“In the Studio,” Lightspeed’s Bipul Sinha Is Looking For Founders With An Edge

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Editor’s Note: Semil Shah is an EIR with Javelin Venture Partners and has been a contributor to TechCrunch since January 2011. You can follow him on Twitter at @semil.

“In the Studio” welcomes an engineer, originally from India, who came to the U.S., earned an MBA, worked stints as a software engineer, investment banker, and database architect before becoming a venture capitalist and now, an up-and-coming investor who makes big bets on both consumer and enterprise IT products.

Bipul Sinha, a partner at Lightspeed Venture Partners, is a rare breed of young venture investor. Having made large investments in consumer products like Hoot Suite, Peel, and Pulse, as well as enterprise companies like Bromium and Nutanix, Sinha keeps his filters relatively simple, looking for founders with what he describes as “an edge” to either offer a better value proposition for an existing market or an entirely new idea that could form an entirely new market.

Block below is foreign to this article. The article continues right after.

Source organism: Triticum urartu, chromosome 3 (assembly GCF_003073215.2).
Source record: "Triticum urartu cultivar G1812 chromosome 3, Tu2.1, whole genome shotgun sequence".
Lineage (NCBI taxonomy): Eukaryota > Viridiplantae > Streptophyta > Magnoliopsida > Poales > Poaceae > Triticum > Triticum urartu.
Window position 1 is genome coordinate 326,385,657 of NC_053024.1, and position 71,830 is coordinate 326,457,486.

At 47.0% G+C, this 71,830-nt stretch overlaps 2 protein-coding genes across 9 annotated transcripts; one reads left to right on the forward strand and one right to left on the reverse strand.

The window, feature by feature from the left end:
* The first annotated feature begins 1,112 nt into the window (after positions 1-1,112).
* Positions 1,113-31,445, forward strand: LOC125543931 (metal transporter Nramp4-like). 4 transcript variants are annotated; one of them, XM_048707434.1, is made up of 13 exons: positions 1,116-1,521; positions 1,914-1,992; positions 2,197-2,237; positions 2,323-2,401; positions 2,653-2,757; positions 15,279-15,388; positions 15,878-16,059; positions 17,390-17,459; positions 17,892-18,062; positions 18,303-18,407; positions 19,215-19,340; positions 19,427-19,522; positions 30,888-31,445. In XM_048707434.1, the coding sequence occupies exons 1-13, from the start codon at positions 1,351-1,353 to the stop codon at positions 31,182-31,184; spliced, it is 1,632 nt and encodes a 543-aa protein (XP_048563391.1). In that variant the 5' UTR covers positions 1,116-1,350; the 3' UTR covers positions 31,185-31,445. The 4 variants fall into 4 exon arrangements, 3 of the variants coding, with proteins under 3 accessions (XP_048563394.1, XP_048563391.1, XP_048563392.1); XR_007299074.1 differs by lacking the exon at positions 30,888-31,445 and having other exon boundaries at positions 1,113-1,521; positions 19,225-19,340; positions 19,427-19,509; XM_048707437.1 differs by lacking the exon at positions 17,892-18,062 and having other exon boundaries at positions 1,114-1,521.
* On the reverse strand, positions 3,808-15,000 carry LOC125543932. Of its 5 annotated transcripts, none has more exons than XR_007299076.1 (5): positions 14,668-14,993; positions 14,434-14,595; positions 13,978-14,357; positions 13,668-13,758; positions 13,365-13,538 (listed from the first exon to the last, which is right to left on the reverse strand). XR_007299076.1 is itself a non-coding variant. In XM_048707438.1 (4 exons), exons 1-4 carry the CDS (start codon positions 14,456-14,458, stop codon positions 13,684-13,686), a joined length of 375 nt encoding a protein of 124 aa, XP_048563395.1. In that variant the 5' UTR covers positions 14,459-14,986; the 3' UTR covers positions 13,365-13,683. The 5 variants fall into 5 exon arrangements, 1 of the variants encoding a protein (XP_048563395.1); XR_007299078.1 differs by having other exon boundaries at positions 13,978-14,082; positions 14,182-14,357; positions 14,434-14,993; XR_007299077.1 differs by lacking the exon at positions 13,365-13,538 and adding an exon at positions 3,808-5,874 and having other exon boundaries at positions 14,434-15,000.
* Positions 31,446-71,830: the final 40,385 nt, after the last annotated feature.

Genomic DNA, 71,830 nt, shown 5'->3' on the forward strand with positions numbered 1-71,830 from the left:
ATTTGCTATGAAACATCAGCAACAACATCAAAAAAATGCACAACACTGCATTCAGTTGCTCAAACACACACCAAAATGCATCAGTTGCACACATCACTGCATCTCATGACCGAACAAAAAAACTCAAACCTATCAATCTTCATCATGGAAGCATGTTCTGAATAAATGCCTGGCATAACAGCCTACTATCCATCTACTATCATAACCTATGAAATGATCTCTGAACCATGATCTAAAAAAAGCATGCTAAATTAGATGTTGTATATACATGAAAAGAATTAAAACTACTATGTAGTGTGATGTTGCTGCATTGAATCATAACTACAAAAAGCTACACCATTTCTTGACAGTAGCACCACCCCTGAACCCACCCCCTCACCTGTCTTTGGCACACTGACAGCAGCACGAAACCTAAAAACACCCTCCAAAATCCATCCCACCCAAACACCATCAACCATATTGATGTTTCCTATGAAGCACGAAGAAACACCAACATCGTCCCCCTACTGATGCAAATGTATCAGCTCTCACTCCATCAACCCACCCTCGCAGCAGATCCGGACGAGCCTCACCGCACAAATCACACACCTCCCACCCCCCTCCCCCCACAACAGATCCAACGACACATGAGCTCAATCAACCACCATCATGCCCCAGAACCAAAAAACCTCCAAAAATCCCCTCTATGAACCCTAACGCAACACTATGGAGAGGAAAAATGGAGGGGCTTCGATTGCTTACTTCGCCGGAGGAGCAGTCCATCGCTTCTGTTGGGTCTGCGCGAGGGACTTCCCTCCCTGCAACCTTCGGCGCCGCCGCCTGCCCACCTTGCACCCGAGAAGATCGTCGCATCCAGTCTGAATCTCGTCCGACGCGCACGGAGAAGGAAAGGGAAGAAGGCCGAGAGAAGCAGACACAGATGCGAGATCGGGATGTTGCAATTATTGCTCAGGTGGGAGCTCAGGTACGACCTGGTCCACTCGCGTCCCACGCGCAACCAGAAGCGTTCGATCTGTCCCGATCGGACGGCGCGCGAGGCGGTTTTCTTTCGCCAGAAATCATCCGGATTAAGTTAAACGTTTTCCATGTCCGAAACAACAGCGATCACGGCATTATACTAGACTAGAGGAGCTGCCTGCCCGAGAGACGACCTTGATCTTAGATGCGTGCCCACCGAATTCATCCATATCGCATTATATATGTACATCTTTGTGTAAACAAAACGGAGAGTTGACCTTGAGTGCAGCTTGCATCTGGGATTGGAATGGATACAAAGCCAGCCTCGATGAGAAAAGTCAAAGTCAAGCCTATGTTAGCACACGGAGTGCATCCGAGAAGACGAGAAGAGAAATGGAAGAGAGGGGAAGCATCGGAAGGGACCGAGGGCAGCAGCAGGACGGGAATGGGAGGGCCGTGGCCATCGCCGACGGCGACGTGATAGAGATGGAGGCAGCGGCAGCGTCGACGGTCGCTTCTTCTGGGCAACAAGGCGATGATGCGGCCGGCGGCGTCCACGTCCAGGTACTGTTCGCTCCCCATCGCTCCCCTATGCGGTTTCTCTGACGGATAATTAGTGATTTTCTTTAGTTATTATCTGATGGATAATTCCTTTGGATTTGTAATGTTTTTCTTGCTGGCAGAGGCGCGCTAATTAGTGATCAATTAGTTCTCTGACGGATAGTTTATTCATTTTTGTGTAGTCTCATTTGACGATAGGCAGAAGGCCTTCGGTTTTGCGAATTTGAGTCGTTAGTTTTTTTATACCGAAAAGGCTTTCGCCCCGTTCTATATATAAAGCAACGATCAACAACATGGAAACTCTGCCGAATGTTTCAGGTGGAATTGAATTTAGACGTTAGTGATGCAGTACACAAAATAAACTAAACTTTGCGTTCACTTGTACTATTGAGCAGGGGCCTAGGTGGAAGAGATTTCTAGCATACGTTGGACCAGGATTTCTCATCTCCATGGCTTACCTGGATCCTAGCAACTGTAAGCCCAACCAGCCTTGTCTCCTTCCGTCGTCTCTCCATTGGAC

In this discussion, Sinha is remarkably direct and clear about how he approaches investing, especially the amount of risk he and his partners are willing to take in early-stage enterprise IT companies, many of which require 1-2 years of stealth engineering work, sometimes more, and are large Series A financings right off the bat. Sinha also explains how Lightspeed is thesis-driven, believes there is still significant value to be created as a byproduct of the disruption of the IT stack. Sinha notes that large enterprise spends half a trillion dollars annually on software and services, and this creates incredible competition to not only win some of that business, but upend incumbents in the process. Finally, Sinha shares a glimpse into his style of interacting with founders, spending a lot of time with them pre-investment to boil down ideas, and post-investment to help with recruiting the core team.